Human rights alone need to be our goal
By Nema Milaninia
May 5, 2003
Iranians have been accustomed to our dichotomous political nature.
Whether we call ourselves "Persian" or "Iranian."
Whether we hang the "Shah's flag" or that of the "Islamic
Republic." These words and symbols become reflective of the
polarization of political views held by most Iranians around the
However, in retrospect, these symbols really only represent the
human rights abuses which have plagued Iranians for generations
and a source of barrier which to this day we struggle to overcome.
It would be foolish for us to assume that life under the Shah and
prior to the revolution was not burdened by abuses. The Shah's secret
police, the Savak, were notorious abusers of human rights, while
the Shah himself was a leader not popularly elected by the people
but rather one imposed by foreign powers.
However, it would be even more foolish to argue that the same does
not occur now where people are persecuted and jailed for their views,
where Bahai's were persecuted and displaced for their religion,
and where the element with the most political, judicial, and military
control is backed by the minority of the population.
Unfortunately, the battle of symbols has become a symbolic gesture
of the conflict amongst us Iranian-Americans. That is to say, instead
of surveying the debate through a human rights paradigm, Iranians
instead argue about governments without taking into consideration
of the fine line in between, mainly that the past and the present
governments have and continue to abridge fundamental rights.
In life, truth can be interpreted in different ways, sometimes
misinterpreted. What matters is that we recognize what rights are
being violated and discuss through under the context of reform or
change, nor by grasping to political ideologies. For this I call
for a shift in paradigms. One away from the debate between the Shah
and the IRI, but rather one focused solely on rights.
It must be noted first and foremost that I do not believe that
a specific political institutions is correlative to human rights.
History has proven that democracies can also be despots as majorities
can be tyrannical. Can we truly say that the United States, "the
oldest democratic state" has a history of freedom given its
possession of slaves, cultural and racial discrimination, and the
violation of other basic freedoms despite having a Bill of Rights?
And let us not forget that even now Iranians, America's most educated,
apathetic minority has been barred from visiting, being educated,
and entertaining this country This despite being a people most supportive
of American values and despite being the only country in the Middle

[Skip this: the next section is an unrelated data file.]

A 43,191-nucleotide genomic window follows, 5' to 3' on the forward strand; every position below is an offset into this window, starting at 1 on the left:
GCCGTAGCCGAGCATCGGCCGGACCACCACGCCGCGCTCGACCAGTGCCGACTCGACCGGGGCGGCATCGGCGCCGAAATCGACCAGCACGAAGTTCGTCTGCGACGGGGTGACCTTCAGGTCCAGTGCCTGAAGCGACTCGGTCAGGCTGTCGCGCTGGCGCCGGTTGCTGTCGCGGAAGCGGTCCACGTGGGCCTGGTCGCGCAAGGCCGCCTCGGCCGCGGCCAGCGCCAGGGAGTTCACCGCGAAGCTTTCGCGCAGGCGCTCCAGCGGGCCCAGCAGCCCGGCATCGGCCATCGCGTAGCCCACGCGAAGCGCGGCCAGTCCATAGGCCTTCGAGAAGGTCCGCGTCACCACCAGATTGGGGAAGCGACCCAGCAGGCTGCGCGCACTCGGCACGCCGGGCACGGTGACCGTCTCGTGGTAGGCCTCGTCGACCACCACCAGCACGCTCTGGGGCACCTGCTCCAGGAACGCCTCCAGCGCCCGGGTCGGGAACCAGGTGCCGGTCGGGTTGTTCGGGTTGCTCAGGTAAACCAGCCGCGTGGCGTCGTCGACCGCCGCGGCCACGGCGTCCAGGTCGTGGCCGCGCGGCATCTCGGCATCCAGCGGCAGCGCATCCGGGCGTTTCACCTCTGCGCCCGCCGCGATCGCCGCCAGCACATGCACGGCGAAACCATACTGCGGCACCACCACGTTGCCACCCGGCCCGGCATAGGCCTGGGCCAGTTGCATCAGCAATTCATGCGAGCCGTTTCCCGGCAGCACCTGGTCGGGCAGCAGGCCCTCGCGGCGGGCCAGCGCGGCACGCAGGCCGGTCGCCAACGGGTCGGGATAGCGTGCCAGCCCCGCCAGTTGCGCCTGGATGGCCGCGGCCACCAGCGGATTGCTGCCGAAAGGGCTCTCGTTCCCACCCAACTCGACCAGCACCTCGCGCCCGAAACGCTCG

East to not be connected with September 11 and the only people within
the region to hold a vigil in condolences with the victims of that
But the United States has evolved and changed like all countries
continue to do so because the psychology of the people themselves
evolved. That is, a gradual shift occurred wherein human rights
became more and more important as a moral foundation. The civil
rights movement of the 60's, struggles during the Vietnam War, and
now the debate over environmental and humanitarian aid take precedence
in the public conscious because everyday the culture recognizes
how inviolable these rights are.
Over the past two weeks I have traveled through Iran probing public
consciousness on human rights, Islam, and other matters. More importantly,
I sought to see if there is an emerging human rights paradigm amongst
the people and the religious institutions. It is clear that human
rights have become the focal point by which Iranians, be they student,
revolutionary, solider or even cleric, explain their discontent
My studies have showed that voice is certainly there but quieted
and restricted. For Iranians around the world that shift still needs
to be created. Human rights alone need to be our goal. More importantly
human rights need to be the tool toward our goal. We must, as a
community, be dedicated toward voting, protesting, speaking, writing,
and debating for our rights by taking advantage of institutions
like the National Iranian American
Council and organizations that promote political viability for
Certainly the question of democracy and Islamist regime will be
tied into the focus on human rights and Iranians should participate
in those debates with both intellectual vigor and foresight. But
we should never lose sight of our fundamental goal, the protection
of rights which we are due by the very nature of being human given
to us both naturally and
divinely. As human history becomes more and more a race between
education and catastrophe, it is up to methods of justice and truth
to rally the masses.
Nema Milaninia is a Graduate Student, International Human
Rights Law at the American University in Cairo.
is... Mamnoon Iranian.com Month
your favorite magazine
this page to your friends